Super-Sexy Cauliflower and New Potato Soup with Saffron

Cauliflower and New Potato Soup with Saffron

It is possible that you are thinking to yourself, “cauliflower cannot be sexy–ever.”  It is one of the most underappreciated and sometimes maligned creatures of the vegetable world, usually steamed and placed in bland whiteness next to a pork chop or an equally-pale chicken breast.  I am here to tell you that cauliflower can be totally sexy.  Just try this soup, and you will never go back:

It is honestly one of the most delicious soups, ever–creamy, earthy, and really quite sexy.  You need to make it and see for yourself.

I was inspired by a couple of things from the CSA–first, a bunch of tiny red potatoes, and, of course, some fresh cauliflower:

I scrubbed up the potatoes and boiled them, and set aside about three cups for the soup.  I started by sauteing some sliced shallots (onion would be fine) in a tablespoon of olive oil until soft:

To that I added all of my cauliflower (about five cups, equivalent to one large head), which I had rinsed and divided into florets, along with the three cups of potatoes, a teaspoon of sea salt, and water to cover:

Bring that to a low boil then cover and cook until the cauliflower is tender.  This took about 20 minutes.  From there I added in the magic ingredient, saffron:

Saffron is one thing I always have on hand, because just a pinch of the strands can transform a dish into something beautiful.  It is expensive, yes, but I believe in buying pure, non-powdered strands for maximum color and flavor.  There really is no substitute, and it is such a gorgeous ingredient:

With the soup off the heat, I put in a generous pinch of the threads, along with a half cup of shredded asiago cheese and a third cup of mascarpone cheese for silky texture and a rich finish.  The mascarpone is optional, but leaving it out will downgrade your soup from super-sexy to Miss Congeniality.  Still great, but not as thrilling.  An equal amount of heavy cream would be a good substitute.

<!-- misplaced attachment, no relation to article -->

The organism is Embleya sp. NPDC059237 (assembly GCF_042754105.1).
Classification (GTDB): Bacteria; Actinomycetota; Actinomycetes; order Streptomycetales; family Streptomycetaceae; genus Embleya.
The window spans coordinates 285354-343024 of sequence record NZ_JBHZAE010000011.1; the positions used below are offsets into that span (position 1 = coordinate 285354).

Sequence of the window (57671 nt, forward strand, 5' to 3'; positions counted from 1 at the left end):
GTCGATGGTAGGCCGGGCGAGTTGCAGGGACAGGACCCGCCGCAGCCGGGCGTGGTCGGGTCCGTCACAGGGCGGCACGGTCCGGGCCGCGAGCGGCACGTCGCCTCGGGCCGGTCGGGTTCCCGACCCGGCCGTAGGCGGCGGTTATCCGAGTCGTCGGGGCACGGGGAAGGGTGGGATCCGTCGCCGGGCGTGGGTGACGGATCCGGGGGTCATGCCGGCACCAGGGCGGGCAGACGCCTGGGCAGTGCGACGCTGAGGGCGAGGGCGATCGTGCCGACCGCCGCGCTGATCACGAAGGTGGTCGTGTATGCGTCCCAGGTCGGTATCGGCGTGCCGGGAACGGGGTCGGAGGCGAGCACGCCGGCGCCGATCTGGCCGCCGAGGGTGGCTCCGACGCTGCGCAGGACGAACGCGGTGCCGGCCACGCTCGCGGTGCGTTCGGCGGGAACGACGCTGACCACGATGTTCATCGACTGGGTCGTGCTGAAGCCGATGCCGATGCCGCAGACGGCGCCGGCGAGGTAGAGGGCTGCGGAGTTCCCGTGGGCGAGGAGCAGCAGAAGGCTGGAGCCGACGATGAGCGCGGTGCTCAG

I then used our immersion blender–which I consider one of the best inventions, ever–to puree the soup.  You can also do this in batches in a blender and get the same result (just be careful either way, as hot, flying soup is really unpleasant, and I speak from experience).

Taste and adjust your salt at this point, and then get ready to dish it up.  Serve sprinkled with some chopped fresh parsley or chives, croutons, or a swirl of chive oil:

You and cauliflower will never be “just good friends” again, trust me.

Vegan Option:  Substitute a third cup of nutritional yeast for the asiago cheese and substitute vegan cream cheese for the mascarpone.

Thanks for reading,


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  1. Luscious and luxurious … a "must try"!!!

  2. Yum! This looks spectacular. I think this could be a dish that would actually get my family to eat cauliflower! Creamy pureed soups are my favorite!

  3. Karen, it just might work–the potato and saffron flavor might fool them. Let me know if you try it!

  4. YUM! Potatoes and shallots from mom and dad's garden, check, cauliflower, check, I think this might be dinner tonight!

  5. Yum! I'm now hoping there'll be cauliflower at the farmer's market soon. I like it roasted, too.

  6. Oh wow. I'm going to make this for sure. You know I like cauliflower already…

  7. I made this tonight, finally! I think I may have boiled the cauliflower in too much water, because I had to add some mascarpone and asiago to the soup. Or possibly I’m a dairy glutton. 🙂 It was delicious!

    1. I fully support dairy gluttony–especially of mascarpone.

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